Discerning Where to Age in Place

As children of parents that have been diagnosed with Parkinson's or Lewy Body Dementia, one of our greatest concerns is striking the balance between honoring our parents' independence and wishes for where to age in place while keeping them safe, comfortable and happy. For many of our parents, they want to stay home. I don't blame them - I would too. Today, home can be the most affordable and comfortable option for aging in place despite a diagnosis of Parkinson's or Lewy Body Dementia. But it requires support and reprioritizing our life to ensure the happiness and comfort of our parent's quality of life and overall well being.

Even prior to COVID, many senior independent, assisted living, memory care, and skilled nursing facilities were facing a crisis when it comes to staffing shortages. This causes a significant impact to patient centered care, timely medication, and prompt care when it comes to assisting with daily care needs. In some cases, we learn that facilities near us are at capacity and have long wait lists. We also are concerned with the impact COVID had on facilities. What if we have another pandemic that requires lockdowns to safeguard our parents against a new bug or infection? Are we really ok with being limited with not being able to visit our loved ones? Many of us may not even have an option to place our loved ones due to enormous costs associated with quality facility care. Because of these issues, more and more people are weary about making the decision to choose facility care and are opting for home.

Often, we choose the facilities hoping to provide our loved ones with engaging care that keeps their quality of life better than what we may be able to provide to them at home. For some of us, we don't have an option but to choose facility care based on the lack of support family can provide. For others, we may not have a choice but to stay home because we can't afford quality facility care - even when providing care at home isn't ideal. Regardless, each situation is unique and I believe that we try to make the best decisions for our loved ones.

Did you know that China requires families to log and report the time they spend weekly taking care of their parents? Italy doesn't even allow anyone into a care facility unless there are absolutely no family members available to care for their needs. This may seem extreme, but it also demonstrates how many countries and cultures define the obligation of families to care for their elder family members themselves.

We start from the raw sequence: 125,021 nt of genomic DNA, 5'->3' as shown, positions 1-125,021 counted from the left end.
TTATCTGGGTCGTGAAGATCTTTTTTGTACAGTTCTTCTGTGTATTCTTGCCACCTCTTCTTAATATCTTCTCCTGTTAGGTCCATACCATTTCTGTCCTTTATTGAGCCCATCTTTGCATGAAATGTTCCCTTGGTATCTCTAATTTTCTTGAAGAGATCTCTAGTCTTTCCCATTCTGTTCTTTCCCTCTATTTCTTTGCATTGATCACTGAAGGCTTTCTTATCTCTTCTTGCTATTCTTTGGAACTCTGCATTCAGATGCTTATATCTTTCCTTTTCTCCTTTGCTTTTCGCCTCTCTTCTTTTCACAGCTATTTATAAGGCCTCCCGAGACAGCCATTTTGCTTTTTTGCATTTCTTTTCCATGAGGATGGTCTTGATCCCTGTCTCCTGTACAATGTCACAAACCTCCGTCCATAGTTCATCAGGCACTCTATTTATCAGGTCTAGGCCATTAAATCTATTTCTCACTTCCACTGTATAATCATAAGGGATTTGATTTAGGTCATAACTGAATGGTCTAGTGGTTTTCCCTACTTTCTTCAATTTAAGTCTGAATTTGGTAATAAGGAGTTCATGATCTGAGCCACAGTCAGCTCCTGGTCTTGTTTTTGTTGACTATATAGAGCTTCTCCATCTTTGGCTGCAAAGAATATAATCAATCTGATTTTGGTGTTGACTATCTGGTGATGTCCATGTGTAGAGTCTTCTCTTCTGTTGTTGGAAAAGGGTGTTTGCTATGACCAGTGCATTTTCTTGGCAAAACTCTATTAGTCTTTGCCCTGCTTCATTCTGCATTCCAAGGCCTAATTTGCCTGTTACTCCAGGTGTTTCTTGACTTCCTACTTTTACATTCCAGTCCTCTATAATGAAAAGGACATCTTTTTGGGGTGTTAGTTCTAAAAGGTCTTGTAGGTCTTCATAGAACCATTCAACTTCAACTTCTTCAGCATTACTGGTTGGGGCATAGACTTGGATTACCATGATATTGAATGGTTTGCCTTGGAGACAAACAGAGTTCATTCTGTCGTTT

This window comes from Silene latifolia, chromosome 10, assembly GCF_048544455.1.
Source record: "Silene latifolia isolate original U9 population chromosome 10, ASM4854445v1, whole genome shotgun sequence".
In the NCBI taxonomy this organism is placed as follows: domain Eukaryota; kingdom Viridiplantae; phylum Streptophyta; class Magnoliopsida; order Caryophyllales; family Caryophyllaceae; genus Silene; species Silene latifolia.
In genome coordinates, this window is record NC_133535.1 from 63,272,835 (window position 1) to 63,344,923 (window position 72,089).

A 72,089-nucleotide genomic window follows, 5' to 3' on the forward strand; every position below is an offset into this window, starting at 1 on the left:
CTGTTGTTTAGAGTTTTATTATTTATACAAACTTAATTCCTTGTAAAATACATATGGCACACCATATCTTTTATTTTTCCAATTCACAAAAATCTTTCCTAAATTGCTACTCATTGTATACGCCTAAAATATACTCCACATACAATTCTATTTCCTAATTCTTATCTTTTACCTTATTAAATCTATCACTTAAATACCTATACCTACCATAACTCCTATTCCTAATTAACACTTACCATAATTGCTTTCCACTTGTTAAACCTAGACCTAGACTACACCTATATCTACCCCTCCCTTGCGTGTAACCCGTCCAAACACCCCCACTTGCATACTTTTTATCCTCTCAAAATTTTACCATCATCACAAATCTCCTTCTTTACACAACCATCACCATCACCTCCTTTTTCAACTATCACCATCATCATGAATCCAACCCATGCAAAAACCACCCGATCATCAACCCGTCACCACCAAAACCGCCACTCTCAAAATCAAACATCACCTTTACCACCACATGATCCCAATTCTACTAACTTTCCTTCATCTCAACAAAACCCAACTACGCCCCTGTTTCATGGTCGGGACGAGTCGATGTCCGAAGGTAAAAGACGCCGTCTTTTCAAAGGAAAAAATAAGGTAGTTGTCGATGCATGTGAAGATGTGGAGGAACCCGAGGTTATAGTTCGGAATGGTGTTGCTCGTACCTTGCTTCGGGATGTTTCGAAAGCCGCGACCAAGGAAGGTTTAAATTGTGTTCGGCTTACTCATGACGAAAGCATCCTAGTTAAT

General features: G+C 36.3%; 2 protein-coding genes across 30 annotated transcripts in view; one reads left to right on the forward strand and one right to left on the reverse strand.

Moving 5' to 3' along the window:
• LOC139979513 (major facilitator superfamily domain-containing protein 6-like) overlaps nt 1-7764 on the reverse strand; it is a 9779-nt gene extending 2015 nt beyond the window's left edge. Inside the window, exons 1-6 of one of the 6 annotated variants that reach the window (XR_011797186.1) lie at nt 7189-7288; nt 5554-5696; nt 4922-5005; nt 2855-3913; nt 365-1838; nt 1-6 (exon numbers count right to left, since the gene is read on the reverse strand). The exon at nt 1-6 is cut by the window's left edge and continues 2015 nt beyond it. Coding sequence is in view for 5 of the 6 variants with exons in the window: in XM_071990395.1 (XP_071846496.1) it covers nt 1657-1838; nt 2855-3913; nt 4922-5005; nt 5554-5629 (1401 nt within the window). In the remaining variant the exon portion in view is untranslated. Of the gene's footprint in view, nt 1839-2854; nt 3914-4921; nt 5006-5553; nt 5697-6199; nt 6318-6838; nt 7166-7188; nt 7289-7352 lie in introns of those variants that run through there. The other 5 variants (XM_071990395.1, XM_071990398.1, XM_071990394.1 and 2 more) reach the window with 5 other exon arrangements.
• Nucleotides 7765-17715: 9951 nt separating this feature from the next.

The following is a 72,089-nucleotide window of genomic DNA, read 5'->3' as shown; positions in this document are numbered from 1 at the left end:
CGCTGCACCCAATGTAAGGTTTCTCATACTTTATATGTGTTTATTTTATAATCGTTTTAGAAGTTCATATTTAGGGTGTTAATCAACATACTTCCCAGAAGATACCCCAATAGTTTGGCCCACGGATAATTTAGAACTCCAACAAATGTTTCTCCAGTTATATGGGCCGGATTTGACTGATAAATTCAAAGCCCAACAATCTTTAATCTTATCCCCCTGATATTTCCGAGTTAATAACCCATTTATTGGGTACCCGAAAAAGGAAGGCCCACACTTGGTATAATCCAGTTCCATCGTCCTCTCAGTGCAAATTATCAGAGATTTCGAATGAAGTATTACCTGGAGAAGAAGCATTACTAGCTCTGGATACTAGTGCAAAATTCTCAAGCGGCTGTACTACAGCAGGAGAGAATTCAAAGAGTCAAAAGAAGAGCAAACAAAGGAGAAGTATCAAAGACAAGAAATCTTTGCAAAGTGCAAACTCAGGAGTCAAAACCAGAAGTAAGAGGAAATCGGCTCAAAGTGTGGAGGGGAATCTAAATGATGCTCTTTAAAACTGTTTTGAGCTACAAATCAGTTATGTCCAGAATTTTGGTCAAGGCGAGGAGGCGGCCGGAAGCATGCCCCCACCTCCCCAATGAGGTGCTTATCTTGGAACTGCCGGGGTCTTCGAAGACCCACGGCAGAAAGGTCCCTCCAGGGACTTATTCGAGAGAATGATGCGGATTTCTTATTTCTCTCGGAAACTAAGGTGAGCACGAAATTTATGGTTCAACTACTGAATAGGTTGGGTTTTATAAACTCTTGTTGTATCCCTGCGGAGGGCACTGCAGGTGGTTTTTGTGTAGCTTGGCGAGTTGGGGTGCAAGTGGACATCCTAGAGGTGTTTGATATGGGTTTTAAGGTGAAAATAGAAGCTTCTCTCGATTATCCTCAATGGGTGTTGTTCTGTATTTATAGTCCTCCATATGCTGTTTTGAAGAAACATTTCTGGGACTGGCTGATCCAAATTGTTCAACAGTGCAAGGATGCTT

Today, more than ever, we have an opportunity to keep our loved ones at home due to the many home health and home care companion services available to help offset the caregiving journey with respite care. But it doesn't mean that the job of a care partner is easy - and it is certainly a job greater than any one person can do.

In Chapter 6 of my book, Sunsets and Silver Linings - I walk through the benefits of choosing home when it comes to aging in place with a Lewy Body Dementia or Parkinson's diagnosis. We talk about how important it is for us as adult children to be fully engaged in the journey. We go over how to set the home up safely to minimize fall risks. We talk about products, gadgets and solutions that can be purchased to help with mobility and transfers. We look at tips for making more challenging times, like sundowning, easier. We discuss ways to combat triggers of agitation through engagement, and how to recognize the difference between daily complications or exaggerated symptoms that may indicate infection or additional medical attention.

We also look at the areas when home may not be the best solution, and when it may be time to consider additional care needs beyond the home. While I am so grateful that I was able to keep my dad home with the exception of one inpatient rehabilitation stay - I understand that not everyone has the same circumstances making that possible. For those of us that choose home, or that home is the only option - my goal is to make it as easy as possible to navigate.

No one provides a roadmap on how to be a caregiver. But by sharing our stories and tips, as well as hard lessons learned, my hope is that you can learn from our journey to make your path easier, lighter, and filled with more joy and grace. The link to purchase the book is below.

About the Author: Brooklyn White has spent more than 25 years writing and researching in the corporate world across multiple industries through various marketing and communications roles. Over the last decade, Brooklyn has been on a caregiving journey with her parents, while balancing a demanding career. Providing care for her father awakened her spirit and passion to care for aging seniors. Brooklyn now spends majority of her time writing to share God's word, advocating for Parkinson's and Lewy Body Dementia, and capturing stories of fait, legacy and family. She resides in Chelsea, Alabama.

Additionally, Brooklyn recently accepted a position with the Parkinson's Association of Alabama where she will be responsible for building the Online Resource Center for everything Parkinson's in Alabama, and offering personal, Care Navigation Assistance to plug people into the local resources they need throughout the state.

Proceeds of the book will be going back to benefit Parkinson's and Lewy Body Dementia Respite Care and Research.

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